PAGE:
13. david rowley

    February 26, 2014 at 11:41 am

    Love it. Way cooler than anything else out there. I’m with ya Geoff!

  14. Dr G

    February 26, 2014 at 4:05 pm

    Being from the old SWC territory where every school had a hand sign, this makes sense. Perhaps this is a requirement for entrance into the B12+? 🙂

  15. Harold

    February 26, 2014 at 7:42 pm

    Why not just use the index finger and the middle finger spread apart to make a Y. It’s a whole easier too!

    • Seth Robins

      February 27, 2014 at 9:39 am

      Because that is a peace sign and not the ASL sign for /y/.

      • Brett Hein

        March 2, 2014 at 10:52 pm

        And it’s already used by USC — the Victory V

  16. Evan

    February 26, 2014 at 9:55 pm

    As a Cougar and a Longhorn alum, I love this idea. Hook ’em and Gig ’em still are better than ‘Go Cougs’ if nothing else for the way they roll of the tongue, but I love the hand sign.

    • Seth Robins

      February 27, 2014 at 9:48 am

      I worked at A&M, uncanny, but intriguing campus culture. You’re right! There is nothing like their spirited enthusiasm for football and their slogans.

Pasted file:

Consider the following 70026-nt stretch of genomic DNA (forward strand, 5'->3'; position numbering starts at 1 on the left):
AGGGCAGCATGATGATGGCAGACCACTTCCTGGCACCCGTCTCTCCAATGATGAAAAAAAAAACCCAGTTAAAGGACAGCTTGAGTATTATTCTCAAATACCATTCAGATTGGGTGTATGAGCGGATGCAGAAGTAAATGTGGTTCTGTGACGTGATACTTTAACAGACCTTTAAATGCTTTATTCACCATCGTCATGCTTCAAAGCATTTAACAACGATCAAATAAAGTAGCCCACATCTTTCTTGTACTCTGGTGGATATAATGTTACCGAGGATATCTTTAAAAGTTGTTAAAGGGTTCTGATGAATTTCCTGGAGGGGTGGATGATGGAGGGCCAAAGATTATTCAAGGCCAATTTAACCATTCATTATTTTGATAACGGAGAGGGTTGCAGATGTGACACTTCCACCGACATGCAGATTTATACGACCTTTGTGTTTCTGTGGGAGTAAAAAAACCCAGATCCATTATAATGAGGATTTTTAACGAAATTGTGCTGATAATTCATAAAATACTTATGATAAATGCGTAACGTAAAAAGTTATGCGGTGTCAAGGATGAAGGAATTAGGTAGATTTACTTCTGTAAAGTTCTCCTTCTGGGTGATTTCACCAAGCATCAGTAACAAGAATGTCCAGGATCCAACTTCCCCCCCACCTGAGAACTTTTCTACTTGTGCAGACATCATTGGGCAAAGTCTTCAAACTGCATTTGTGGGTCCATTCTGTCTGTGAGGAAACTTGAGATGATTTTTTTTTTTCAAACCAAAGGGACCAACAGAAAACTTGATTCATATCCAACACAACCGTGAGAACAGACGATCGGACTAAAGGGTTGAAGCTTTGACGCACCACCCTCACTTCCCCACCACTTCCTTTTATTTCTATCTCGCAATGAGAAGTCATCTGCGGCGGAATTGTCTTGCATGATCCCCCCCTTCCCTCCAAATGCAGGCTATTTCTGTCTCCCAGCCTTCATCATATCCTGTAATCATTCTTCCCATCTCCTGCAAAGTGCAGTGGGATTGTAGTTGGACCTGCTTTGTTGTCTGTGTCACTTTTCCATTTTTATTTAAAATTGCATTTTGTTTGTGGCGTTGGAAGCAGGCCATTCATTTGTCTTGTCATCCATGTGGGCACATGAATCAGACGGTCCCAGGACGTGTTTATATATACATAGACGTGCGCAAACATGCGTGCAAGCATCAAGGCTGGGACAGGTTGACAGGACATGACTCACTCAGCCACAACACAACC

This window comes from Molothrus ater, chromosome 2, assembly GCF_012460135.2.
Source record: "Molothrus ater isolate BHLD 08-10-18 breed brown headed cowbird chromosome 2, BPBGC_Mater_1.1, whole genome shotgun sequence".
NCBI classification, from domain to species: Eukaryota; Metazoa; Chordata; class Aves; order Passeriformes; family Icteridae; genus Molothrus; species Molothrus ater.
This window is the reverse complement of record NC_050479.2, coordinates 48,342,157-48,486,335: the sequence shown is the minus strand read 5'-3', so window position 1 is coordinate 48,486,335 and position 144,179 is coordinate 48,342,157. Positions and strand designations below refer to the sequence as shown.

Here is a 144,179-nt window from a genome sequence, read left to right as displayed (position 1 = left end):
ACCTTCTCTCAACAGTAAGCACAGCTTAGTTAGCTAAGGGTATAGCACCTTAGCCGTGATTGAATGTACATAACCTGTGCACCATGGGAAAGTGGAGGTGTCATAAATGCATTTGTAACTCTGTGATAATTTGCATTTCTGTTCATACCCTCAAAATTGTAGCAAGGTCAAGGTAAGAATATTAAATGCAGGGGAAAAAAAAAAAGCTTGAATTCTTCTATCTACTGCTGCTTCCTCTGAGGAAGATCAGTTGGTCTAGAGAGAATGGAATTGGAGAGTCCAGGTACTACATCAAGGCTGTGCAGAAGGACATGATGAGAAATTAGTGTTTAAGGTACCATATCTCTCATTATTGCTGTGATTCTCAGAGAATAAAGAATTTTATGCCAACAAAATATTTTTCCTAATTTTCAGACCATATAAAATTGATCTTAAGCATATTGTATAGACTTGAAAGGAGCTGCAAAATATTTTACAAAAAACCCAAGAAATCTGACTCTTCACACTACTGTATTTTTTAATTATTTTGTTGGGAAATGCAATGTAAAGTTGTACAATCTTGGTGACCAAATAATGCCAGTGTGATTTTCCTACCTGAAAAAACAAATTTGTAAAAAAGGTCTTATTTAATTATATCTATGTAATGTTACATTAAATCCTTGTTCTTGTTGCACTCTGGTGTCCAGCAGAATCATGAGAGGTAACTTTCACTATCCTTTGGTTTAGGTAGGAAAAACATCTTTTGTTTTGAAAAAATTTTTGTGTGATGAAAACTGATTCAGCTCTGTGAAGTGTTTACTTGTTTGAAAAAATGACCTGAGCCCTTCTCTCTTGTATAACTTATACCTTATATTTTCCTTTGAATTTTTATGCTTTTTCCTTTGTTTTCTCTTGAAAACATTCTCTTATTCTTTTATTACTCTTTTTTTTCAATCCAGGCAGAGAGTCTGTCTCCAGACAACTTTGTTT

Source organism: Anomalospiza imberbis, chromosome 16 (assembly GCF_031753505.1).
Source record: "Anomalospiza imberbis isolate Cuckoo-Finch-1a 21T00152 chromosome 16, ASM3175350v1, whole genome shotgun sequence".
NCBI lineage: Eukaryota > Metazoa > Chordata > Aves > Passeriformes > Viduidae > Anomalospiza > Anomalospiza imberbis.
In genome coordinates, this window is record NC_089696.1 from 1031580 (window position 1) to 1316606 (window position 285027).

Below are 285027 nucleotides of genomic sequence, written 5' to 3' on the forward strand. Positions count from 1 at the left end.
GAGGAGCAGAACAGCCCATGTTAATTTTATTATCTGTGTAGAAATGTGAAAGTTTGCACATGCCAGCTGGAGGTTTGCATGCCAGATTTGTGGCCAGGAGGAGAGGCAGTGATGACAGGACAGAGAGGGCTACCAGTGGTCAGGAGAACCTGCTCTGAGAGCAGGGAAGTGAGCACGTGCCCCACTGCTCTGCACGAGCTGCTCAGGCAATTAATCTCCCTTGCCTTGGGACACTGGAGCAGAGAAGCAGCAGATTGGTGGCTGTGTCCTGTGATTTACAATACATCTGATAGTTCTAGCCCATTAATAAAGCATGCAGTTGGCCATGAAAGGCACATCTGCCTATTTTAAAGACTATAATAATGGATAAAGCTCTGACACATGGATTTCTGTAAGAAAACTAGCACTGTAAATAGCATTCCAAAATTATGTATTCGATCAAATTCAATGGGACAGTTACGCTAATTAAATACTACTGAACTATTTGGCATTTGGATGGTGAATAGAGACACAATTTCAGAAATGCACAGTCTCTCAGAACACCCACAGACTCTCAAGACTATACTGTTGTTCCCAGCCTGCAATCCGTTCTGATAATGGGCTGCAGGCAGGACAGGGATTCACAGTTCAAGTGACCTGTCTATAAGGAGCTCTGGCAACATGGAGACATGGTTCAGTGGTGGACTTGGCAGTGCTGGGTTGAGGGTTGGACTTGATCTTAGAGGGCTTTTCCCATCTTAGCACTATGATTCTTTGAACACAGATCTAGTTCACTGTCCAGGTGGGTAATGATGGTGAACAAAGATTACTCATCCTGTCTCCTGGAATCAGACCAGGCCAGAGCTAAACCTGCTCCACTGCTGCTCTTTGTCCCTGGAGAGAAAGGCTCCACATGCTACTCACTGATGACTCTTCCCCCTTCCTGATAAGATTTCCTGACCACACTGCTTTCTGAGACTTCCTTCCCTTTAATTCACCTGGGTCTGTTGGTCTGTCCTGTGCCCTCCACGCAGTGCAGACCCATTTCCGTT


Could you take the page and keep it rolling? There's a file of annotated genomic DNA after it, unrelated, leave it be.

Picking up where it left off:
There was a great country song that I heard on the radio once in College Station about a mother A&M alum and a father UT alum that wanted their son to pick one or the other of the schools for his education. In typical country fashion it has a humorous surprise ending. It was a funny song. Only Central Texans, or people that lived there, could really appreciate it, I suppose.

  17. Brenden Taylor

    March 1, 2014 at 9:19 pm

    So the reasoning is that we need a sign because so many other universities have one? That certainly sounds like an inferiority complex. Personally I’ve never cared what other colleges are doing, and that fact that everyone else may have a sign is about the weakest reason I can think of to suppose we need one for BYU, too. When a tradition grows spontaneously on it own accord, fine, but when you have to organize a campaign to sell the idea just so that we can be like everyone else–I’m not interested.

    • Geoff Johnston

      March 3, 2014 at 11:16 am

      “So the reasoning is that we need a sign because so many other universities have one?”


      Did you read the post? The main reasons are because they are fun and even useful. The good news is that the Y sign is already organically gaining steam.

  18. CP

    March 4, 2014 at 3:05 pm

    How does something organically gain steam? Add this sign right next to “another cougar first down” to add to the long list of things to mock BYU fans with.